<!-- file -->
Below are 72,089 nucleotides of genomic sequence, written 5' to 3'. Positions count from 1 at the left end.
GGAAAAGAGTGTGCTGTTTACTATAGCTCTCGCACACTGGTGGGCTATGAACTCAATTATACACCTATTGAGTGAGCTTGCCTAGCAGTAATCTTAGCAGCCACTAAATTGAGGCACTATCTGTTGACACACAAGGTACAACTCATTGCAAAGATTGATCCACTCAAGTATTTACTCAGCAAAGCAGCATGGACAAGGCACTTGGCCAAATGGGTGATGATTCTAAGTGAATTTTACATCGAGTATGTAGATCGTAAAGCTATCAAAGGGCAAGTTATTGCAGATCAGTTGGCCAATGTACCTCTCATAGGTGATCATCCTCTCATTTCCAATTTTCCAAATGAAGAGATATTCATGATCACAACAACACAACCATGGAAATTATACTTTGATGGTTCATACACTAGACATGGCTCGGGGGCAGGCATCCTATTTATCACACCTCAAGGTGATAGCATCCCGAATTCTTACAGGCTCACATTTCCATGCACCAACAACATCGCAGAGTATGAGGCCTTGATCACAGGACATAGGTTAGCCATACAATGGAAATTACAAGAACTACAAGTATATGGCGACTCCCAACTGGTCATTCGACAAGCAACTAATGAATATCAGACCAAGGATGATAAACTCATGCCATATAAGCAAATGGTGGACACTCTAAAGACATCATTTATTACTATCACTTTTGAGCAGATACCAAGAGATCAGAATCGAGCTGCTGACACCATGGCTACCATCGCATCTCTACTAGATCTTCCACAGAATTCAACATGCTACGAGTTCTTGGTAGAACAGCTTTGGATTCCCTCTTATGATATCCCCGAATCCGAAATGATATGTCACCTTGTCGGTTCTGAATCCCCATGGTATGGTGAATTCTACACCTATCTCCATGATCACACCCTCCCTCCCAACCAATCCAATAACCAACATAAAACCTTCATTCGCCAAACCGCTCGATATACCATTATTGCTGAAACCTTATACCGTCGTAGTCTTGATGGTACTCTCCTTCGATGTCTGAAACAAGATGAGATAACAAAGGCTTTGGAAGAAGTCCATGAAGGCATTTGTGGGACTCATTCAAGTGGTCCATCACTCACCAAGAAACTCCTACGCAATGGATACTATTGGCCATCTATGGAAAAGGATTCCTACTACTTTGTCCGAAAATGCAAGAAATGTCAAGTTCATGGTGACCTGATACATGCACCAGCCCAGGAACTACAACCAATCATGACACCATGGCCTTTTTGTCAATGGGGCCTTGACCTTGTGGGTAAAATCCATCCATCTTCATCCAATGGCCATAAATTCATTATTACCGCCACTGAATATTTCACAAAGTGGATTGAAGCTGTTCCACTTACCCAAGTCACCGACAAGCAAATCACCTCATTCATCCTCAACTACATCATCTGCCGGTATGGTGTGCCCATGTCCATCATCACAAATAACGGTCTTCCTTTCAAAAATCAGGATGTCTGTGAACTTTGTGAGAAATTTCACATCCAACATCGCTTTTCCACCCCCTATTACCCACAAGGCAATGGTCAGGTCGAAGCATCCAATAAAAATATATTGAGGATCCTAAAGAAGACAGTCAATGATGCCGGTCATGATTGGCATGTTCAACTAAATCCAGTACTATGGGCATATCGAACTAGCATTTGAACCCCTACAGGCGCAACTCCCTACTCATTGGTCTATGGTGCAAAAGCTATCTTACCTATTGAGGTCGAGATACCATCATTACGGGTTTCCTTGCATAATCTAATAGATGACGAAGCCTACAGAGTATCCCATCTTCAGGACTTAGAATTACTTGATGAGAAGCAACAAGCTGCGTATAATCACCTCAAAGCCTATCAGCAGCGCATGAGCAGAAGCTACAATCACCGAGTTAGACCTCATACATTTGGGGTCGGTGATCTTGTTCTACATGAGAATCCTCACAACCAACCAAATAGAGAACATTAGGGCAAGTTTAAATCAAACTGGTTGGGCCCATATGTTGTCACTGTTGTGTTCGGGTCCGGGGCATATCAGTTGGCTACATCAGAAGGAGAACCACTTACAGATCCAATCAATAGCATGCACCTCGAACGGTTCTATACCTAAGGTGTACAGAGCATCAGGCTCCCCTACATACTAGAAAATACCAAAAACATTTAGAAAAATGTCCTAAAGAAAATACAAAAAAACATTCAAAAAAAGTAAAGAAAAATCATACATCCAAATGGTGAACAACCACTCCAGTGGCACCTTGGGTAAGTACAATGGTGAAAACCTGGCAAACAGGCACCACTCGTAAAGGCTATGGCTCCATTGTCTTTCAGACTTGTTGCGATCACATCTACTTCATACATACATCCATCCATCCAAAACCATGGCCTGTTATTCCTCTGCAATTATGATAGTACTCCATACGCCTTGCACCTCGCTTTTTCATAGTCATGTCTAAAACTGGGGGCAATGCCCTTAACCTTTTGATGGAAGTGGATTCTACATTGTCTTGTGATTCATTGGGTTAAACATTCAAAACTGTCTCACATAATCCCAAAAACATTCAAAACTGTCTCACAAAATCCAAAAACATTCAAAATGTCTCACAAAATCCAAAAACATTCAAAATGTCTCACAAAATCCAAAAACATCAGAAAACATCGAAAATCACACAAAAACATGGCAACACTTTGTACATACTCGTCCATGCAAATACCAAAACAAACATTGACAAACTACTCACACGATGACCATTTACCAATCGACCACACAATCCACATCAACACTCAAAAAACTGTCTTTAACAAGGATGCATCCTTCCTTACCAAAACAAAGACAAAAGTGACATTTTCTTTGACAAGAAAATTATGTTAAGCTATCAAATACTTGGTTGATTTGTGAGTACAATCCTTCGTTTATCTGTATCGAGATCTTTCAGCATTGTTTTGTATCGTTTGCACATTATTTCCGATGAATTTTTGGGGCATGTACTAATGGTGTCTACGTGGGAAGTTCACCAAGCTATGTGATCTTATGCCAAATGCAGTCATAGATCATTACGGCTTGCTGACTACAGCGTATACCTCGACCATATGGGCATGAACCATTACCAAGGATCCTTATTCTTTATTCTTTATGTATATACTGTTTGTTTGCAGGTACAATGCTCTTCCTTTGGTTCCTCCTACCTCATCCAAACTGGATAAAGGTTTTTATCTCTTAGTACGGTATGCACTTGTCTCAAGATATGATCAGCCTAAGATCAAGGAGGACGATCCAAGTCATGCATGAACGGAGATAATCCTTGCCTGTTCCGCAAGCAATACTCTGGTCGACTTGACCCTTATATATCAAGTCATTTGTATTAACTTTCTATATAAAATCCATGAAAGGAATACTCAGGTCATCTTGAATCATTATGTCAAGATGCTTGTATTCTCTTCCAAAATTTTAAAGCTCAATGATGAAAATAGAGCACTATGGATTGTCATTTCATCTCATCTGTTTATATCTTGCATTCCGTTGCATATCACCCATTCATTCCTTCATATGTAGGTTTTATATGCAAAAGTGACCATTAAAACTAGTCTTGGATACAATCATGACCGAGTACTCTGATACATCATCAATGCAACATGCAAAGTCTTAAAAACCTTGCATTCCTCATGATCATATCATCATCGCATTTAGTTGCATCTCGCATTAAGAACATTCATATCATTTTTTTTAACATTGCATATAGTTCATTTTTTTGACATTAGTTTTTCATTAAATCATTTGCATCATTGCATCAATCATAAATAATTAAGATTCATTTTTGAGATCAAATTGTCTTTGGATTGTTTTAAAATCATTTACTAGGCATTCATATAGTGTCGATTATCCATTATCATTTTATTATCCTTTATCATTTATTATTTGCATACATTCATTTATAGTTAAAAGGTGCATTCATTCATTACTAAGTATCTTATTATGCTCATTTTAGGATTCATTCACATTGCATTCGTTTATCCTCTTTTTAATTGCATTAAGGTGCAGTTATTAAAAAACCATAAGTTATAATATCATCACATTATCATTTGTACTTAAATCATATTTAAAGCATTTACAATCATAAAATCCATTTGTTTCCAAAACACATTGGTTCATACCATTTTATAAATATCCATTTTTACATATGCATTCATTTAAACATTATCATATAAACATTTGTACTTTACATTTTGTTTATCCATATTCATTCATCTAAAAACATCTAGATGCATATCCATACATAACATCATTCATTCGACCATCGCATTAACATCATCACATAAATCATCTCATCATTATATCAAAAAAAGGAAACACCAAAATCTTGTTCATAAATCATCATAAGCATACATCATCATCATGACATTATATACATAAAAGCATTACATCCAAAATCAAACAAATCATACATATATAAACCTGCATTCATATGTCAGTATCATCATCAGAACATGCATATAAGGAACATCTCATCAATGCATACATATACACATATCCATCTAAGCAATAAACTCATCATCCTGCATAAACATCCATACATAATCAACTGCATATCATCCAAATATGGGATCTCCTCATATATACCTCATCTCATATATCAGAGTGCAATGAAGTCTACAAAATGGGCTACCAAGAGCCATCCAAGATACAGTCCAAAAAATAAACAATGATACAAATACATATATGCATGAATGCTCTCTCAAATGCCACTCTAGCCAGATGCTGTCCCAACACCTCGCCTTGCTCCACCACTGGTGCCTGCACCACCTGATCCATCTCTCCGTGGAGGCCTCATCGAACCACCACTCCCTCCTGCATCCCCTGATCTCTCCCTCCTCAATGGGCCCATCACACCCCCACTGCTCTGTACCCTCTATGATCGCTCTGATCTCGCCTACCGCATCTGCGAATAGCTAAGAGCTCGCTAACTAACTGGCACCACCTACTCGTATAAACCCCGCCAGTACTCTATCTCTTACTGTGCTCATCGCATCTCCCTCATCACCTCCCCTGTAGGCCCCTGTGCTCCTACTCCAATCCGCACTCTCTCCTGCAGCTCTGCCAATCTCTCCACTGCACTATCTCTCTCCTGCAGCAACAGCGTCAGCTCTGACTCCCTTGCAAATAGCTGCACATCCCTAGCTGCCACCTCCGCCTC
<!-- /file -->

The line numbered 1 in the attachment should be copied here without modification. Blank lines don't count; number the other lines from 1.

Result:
Below are 72,089 nucleotides of genomic sequence, written 5' to 3'. Positions count from 1 at the left end.